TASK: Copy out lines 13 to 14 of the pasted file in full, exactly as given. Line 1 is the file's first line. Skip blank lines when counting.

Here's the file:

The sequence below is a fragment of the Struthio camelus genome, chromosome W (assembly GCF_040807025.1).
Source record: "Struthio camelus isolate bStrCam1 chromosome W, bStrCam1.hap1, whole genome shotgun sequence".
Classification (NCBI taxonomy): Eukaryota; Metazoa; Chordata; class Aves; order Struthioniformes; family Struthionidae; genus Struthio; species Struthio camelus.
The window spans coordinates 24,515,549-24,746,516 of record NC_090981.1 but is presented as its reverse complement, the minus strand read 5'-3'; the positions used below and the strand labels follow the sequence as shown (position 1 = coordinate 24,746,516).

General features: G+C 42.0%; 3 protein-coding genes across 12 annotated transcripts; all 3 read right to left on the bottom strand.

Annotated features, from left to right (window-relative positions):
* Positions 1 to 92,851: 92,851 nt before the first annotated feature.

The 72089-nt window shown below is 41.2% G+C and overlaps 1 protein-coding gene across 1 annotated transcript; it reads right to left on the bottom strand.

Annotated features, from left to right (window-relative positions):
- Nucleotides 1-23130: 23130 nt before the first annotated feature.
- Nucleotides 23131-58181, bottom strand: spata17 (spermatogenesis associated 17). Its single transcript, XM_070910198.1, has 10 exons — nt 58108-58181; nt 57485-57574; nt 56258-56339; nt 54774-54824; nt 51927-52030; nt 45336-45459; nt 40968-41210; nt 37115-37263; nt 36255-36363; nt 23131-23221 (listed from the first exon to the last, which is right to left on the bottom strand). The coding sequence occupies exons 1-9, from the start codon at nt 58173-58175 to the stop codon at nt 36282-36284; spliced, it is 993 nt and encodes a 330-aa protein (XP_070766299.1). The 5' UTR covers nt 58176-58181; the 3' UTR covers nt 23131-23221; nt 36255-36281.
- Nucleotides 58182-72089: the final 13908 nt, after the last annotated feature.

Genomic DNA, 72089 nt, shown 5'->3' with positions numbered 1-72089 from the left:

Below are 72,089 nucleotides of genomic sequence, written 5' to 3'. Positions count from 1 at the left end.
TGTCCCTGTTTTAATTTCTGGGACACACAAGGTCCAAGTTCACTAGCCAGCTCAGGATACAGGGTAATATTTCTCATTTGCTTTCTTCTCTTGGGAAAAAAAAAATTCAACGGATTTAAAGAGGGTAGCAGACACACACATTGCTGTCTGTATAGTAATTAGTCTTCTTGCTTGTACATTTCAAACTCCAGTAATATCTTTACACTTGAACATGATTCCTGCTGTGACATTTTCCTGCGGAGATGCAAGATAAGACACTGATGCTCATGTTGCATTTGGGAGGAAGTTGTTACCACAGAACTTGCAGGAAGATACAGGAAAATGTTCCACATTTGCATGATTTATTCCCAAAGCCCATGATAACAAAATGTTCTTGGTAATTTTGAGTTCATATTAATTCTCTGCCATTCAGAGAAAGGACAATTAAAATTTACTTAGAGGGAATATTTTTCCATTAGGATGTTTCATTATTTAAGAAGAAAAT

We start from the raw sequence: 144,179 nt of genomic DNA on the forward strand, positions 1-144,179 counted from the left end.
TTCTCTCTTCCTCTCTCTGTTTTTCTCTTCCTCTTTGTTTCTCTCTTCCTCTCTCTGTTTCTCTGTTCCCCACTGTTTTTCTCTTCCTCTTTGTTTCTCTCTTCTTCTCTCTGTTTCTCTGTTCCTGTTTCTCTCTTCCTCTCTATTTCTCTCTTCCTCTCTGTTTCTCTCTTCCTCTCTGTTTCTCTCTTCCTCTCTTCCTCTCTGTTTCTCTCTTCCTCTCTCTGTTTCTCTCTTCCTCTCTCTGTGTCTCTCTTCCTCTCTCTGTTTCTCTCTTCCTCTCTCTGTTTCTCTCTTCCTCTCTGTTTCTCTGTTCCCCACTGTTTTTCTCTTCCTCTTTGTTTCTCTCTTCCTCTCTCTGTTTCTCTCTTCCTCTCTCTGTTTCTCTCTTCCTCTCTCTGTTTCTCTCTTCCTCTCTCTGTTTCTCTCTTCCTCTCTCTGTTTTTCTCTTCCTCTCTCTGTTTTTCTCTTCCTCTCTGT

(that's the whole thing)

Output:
Genomic DNA, 72089 nt, shown 5'->3' with positions numbered 1-72089 from the left:

Below are 72,089 nucleotides of genomic sequence, written 5' to 3'. Positions count from 1 at the left end.